Can Mental Health Services Spur Economic Recovery in Ebola-ravaged Liberia?

Rob Wipond
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What’s the key to rebuilding Liberian communities and igniting the country’s economic recovery in the wake of the devastation of the Ebola epidemic and civil war? Expanding mental health services, reported articles in Nature, Devex, StarAfrica and other outlets.

A new three-year, $3 million effort to expand mental health services in Liberia is being funded by the government of Japan through a World Bank-administered trust fund, reported Devex. “Developers of the project hope that an increased focus on mental health will help spur economic recovery and growth in the devastated region by helping build social capital and community trust, while fostering positive coping behaviors,” stated Devex. “A new squad of child mental health clinicians will be deployed to approximately 60 schools, while community-based interventions beyond Ebola-affected communities will be strengthened.”

“Some (Ebola-surviving) patients refuse to eat or leave their beds,” explained Nature. “Many blame themselves for contracting the disease. And those who return home are often barred from housing complexes or workplaces.”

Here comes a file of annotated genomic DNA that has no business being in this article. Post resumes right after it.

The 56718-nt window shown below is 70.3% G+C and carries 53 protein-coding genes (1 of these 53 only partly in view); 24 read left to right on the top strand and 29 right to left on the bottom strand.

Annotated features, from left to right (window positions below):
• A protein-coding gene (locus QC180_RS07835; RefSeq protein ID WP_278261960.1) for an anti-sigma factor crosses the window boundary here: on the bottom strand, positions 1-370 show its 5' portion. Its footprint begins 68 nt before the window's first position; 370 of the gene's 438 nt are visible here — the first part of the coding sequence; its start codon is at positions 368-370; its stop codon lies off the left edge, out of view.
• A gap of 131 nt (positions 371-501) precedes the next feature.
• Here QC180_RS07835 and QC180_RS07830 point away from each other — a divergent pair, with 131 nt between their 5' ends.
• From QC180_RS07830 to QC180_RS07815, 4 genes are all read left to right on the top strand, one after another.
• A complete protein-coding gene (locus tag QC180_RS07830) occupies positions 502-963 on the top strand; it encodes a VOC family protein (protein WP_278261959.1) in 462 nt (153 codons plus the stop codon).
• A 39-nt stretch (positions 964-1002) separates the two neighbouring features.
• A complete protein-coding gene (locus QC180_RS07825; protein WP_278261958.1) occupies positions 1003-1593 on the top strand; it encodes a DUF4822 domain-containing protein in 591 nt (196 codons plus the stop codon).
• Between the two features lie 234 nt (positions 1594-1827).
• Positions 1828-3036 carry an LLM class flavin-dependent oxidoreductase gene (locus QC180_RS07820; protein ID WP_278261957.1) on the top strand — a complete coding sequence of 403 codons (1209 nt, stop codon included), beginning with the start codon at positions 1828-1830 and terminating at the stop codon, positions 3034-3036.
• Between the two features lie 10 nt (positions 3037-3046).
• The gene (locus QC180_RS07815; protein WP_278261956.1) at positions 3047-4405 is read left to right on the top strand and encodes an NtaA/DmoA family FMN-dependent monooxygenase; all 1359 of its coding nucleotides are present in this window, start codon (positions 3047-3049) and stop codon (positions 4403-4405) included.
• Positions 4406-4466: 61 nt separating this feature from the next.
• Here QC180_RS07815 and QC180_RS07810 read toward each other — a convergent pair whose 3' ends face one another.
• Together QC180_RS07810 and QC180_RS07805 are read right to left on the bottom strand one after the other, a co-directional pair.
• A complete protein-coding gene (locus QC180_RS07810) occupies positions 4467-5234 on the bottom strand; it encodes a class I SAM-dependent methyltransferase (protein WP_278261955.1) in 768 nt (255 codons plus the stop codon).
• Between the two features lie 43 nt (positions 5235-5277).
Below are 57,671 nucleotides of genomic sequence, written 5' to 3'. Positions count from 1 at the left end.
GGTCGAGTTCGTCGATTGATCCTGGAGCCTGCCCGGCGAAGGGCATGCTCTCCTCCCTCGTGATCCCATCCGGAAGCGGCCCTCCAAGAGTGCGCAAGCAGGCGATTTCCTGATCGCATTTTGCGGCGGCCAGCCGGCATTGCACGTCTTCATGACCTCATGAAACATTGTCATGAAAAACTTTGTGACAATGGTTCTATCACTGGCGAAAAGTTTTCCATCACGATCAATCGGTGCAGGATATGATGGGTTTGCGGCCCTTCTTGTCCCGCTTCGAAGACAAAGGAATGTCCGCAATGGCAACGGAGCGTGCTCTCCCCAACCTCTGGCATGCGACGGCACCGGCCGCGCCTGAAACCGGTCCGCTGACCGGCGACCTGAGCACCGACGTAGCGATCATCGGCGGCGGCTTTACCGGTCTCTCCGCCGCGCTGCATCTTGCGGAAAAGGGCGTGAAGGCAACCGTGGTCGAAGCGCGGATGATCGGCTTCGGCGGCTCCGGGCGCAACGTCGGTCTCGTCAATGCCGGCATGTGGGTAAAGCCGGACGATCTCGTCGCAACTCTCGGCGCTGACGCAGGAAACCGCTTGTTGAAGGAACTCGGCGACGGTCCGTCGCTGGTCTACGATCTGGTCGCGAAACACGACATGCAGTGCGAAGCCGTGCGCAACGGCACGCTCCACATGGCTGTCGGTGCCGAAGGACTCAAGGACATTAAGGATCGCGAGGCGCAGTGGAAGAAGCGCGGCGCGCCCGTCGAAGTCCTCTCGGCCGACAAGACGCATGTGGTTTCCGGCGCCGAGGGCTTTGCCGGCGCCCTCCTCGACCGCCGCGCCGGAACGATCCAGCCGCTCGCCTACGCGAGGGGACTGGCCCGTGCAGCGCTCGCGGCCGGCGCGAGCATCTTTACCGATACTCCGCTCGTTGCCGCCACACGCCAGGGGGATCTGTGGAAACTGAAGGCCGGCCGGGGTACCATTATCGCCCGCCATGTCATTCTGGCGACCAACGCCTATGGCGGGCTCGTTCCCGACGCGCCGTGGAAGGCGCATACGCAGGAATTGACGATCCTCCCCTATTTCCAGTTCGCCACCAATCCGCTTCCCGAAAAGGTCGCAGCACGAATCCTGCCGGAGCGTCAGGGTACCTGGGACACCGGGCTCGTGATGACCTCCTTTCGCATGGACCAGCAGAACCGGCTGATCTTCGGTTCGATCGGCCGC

“We’re still seeing anxiety, and people in survival mode,” a mental-health nurse with the non-profit International Medical Corps told Nature. “The majority of psychological problems are because the country is frozen, with nothing moving forward.”

The Chief Medical Officer of Liberia, Dr. Bernice Dahn, put numbers to the scope of this new emergency that was demanding immediate action, reported StarAfrica. Due to the Ebola outbreak and years of civil war, Dahn told StarAfrica that “about 400,000 are suffering from mild mental illness, while 115,000 others have mental disorder.”

Dr. Richard Mollica, a mental health adviser for the project and director of the Harvard Program in Refugee Trauma, told Devex that these kinds of interventions should be the way of the future. “If you see a development project in a country that’s been through terrible poverty and violence, and there’s no mental health component, something is wrong with that project,” Mollica told Devex.

Can mental health services spur economic growth in Ebola-affected West Africa? (Devex, February 27, 2015)

Ebola’s mental-health wounds linger in Africa (Nature, March 3, 2015)

Liberia: Over 500,000 suffer mental illness due to war, Ebola-Official (StarAfrica, March 6, 2015)

7 COMMENTS

  1. Wow, that’s frightening. But that’s exactly why the so called “mental health” industry exists in all countries, I guess. It’s profitable for those in charge to stigmatize and torture those who’ve been traumatized.

    What a shame the “mental health” treatments only worsen issues of trauma.

  2. “A new three-year, $3 million effort to expand mental health services in Liberia is being funded by the government of Japan through a World Bank-administered trust fund”